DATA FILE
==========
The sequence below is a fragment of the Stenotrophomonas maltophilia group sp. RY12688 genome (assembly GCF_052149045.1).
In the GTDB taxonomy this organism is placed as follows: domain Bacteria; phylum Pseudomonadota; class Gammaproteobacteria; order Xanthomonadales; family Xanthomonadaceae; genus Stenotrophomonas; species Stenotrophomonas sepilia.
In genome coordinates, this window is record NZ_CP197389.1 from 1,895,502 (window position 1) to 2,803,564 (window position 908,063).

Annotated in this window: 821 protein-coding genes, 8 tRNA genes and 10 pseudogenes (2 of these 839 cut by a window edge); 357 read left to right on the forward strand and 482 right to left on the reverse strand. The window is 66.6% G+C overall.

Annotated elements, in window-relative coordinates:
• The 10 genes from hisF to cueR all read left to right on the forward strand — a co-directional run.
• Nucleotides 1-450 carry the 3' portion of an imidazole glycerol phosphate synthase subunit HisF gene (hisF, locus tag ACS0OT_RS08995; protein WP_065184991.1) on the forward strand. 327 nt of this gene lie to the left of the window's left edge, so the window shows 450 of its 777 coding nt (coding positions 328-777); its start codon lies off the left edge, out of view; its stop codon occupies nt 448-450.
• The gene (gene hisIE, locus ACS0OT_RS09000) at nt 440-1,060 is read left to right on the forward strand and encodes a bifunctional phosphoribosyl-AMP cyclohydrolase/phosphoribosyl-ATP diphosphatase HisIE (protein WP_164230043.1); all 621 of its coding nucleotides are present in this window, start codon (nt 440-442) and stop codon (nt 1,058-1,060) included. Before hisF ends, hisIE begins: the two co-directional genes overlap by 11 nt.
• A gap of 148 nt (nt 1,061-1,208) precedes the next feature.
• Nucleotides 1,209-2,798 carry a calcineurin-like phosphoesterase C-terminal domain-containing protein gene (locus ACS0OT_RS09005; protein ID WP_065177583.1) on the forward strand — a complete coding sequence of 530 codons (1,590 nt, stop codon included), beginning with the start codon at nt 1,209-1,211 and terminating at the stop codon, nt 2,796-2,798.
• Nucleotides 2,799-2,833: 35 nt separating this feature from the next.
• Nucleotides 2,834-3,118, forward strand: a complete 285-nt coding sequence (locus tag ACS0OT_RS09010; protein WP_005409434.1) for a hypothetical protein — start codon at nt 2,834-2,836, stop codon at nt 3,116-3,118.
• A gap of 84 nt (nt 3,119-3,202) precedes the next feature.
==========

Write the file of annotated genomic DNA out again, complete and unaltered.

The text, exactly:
The sequence below is a fragment of the Stenotrophomonas maltophilia group sp. RY12688 genome (assembly GCF_052149045.1).
In the GTDB taxonomy this organism is placed as follows: domain Bacteria; phylum Pseudomonadota; class Gammaproteobacteria; order Xanthomonadales; family Xanthomonadaceae; genus Stenotrophomonas; species Stenotrophomonas sepilia.
In genome coordinates, this window is record NZ_CP197389.1 from 1,895,502 (window position 1) to 2,803,564 (window position 908,063).

Annotated in this window: 821 protein-coding genes, 8 tRNA genes and 10 pseudogenes (2 of these 839 cut by a window edge); 357 read left to right on the forward strand and 482 right to left on the reverse strand. The window is 66.6% G+C overall.

Annotated elements, in window-relative coordinates:
• The 10 genes from hisF to cueR all read left to right on the forward strand — a co-directional run.
• Nucleotides 1-450 carry the 3' portion of an imidazole glycerol phosphate synthase subunit HisF gene (hisF, locus tag ACS0OT_RS08995; protein WP_065184991.1) on the forward strand. 327 nt of this gene lie to the left of the window's left edge, so the window shows 450 of its 777 coding nt (coding positions 328-777); its start codon lies off the left edge, out of view; its stop codon occupies nt 448-450.
• The gene (gene hisIE, locus ACS0OT_RS09000) at nt 440-1,060 is read left to right on the forward strand and encodes a bifunctional phosphoribosyl-AMP cyclohydrolase/phosphoribosyl-ATP diphosphatase HisIE (protein WP_164230043.1); all 621 of its coding nucleotides are present in this window, start codon (nt 440-442) and stop codon (nt 1,058-1,060) included. Before hisF ends, hisIE begins: the two co-directional genes overlap by 11 nt.
• A gap of 148 nt (nt 1,061-1,208) precedes the next feature.
• Nucleotides 1,209-2,798 carry a calcineurin-like phosphoesterase C-terminal domain-containing protein gene (locus ACS0OT_RS09005; protein ID WP_065177583.1) on the forward strand — a complete coding sequence of 530 codons (1,590 nt, stop codon included), beginning with the start codon at nt 1,209-1,211 and terminating at the stop codon, nt 2,796-2,798.
• Nucleotides 2,799-2,833: 35 nt separating this feature from the next.
• Nucleotides 2,834-3,118, forward strand: a complete 285-nt coding sequence (locus tag ACS0OT_RS09010; protein WP_005409434.1) for a hypothetical protein — start codon at nt 2,834-2,836, stop codon at nt 3,116-3,118.
• A gap of 84 nt (nt 3,119-3,202) precedes the next feature.